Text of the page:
Introducing digital power meter
The government's decision to introduce pre-paid power meters on a wider scale across the nation from next month is welcome.
Given the magnitude of system loss at around 13 per cent, and uncontrolled consumption of power by users, especially at peak hours, the government has finally taken a step in the right direction.
The government has hiked up power tariff a number of times. The argument of consumers against these hikes has been that before going for such tariff raises, the government should have rather plugged the leakage in the distribution regime to save cost.
But the only option open before the government so far was to manage load through power cuts instead of curbing system loss including pilferage. Now with the digital prepaid power meter, the authorities will be able to rationalise the power cuts and deliver more relief to power users from frequent outages.
Admittedly, a big chunk of electricity the power companies generate is lost or remains unaccounted for in various ways.
This is partly due to the technical losses at the power plants and in the transmission and distribution lines. There is another 5-7% loss due to non-technical reasons at customer level such as tampering with meter, illegal connection and so on.
The use of pre-paid meters to reduce system loss and manage load is not something new. Albeit on a limited scale, it is already operational in Uttara, Tongi and Gulshan areas of the capital. Even with the planned expansion of its coverage in December in a few more districts including Chittagong, Bogra and Sylhet, the vast majority of the consumers numbering some 1.25 crores will still remain beyond the ambit of pre-paid meters.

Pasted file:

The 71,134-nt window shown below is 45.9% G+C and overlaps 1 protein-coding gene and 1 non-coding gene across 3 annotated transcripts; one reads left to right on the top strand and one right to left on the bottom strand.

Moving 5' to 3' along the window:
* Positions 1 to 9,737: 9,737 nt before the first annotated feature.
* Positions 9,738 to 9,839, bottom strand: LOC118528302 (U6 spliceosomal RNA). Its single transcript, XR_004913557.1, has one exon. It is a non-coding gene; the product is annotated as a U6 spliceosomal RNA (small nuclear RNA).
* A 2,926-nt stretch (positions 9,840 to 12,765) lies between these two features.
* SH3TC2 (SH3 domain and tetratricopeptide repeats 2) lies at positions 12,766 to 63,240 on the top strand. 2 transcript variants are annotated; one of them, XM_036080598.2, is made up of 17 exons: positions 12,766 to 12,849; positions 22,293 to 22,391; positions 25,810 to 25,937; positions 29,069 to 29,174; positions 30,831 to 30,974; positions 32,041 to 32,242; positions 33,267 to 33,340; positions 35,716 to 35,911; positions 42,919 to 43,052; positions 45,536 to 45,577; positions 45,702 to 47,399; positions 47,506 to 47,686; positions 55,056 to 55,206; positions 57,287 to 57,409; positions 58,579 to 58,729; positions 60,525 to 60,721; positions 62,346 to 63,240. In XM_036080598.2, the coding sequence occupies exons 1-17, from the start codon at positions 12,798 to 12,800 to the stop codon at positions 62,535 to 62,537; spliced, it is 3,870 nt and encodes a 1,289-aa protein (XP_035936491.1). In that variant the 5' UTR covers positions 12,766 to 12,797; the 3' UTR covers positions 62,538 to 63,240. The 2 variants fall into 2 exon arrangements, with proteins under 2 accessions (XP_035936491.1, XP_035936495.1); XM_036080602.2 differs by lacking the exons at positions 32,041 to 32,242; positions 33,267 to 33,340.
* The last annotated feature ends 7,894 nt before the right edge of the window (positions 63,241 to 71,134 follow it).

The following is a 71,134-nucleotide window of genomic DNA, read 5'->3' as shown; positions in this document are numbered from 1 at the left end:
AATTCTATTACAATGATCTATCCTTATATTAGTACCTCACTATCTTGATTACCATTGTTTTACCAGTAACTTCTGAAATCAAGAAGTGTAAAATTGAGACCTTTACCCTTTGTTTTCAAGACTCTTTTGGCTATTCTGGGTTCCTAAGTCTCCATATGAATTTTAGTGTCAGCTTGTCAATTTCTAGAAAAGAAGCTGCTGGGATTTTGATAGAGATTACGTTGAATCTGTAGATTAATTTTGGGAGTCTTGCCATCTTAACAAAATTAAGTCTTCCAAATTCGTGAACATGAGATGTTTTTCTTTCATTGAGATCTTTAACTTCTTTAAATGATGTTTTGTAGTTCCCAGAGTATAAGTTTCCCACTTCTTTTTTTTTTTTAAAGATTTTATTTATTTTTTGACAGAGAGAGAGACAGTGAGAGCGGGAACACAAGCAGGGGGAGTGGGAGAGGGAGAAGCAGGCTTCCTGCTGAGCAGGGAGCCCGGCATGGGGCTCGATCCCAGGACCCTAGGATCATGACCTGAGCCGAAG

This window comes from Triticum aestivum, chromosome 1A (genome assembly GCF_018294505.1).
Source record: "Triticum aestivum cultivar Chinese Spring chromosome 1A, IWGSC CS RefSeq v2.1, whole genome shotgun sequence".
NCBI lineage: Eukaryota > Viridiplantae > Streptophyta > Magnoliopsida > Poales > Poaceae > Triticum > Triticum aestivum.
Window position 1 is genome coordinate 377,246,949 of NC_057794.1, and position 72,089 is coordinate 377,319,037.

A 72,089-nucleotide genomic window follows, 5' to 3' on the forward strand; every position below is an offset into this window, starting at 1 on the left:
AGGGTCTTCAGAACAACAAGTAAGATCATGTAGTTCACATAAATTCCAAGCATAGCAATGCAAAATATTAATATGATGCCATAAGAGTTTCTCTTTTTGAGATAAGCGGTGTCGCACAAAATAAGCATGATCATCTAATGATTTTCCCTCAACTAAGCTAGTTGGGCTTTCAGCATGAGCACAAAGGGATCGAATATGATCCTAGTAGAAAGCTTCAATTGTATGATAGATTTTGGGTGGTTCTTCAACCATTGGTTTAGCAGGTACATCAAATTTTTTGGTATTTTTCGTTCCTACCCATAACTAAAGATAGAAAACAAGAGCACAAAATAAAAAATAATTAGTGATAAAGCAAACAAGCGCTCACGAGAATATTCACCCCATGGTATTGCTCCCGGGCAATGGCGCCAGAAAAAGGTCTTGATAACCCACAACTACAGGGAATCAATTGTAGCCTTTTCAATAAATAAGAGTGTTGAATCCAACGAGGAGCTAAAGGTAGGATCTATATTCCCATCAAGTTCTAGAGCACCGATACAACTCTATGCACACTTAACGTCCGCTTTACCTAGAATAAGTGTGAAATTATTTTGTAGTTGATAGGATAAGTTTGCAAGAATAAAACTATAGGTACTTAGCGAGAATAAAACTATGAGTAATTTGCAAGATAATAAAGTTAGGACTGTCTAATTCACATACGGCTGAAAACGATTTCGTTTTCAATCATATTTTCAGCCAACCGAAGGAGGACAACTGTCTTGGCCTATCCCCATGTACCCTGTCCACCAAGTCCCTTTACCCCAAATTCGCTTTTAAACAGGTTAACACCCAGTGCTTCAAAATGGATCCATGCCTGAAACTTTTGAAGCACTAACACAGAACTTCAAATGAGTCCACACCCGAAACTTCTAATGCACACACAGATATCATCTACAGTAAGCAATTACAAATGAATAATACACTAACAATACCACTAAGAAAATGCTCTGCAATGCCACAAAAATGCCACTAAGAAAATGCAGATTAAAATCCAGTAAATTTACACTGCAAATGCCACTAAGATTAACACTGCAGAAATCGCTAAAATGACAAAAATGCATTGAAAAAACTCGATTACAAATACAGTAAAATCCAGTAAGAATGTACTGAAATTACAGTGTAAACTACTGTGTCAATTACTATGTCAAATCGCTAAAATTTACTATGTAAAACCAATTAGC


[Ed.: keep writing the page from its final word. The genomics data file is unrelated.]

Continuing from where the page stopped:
Therefore, the government needs to expedite the introduction of this system among as many users as possible within the shortest possible time.
Managing load, combating theft, controlling peak hour consumption and simplifying bill collection apart, prepaid meters have also the potential to benefit the consumers through stopping inflated or ghost bills.
Therefore, side by side with further expansion of the user-base, the government should also consider keeping the cost of the meters within the buying power of common consumers.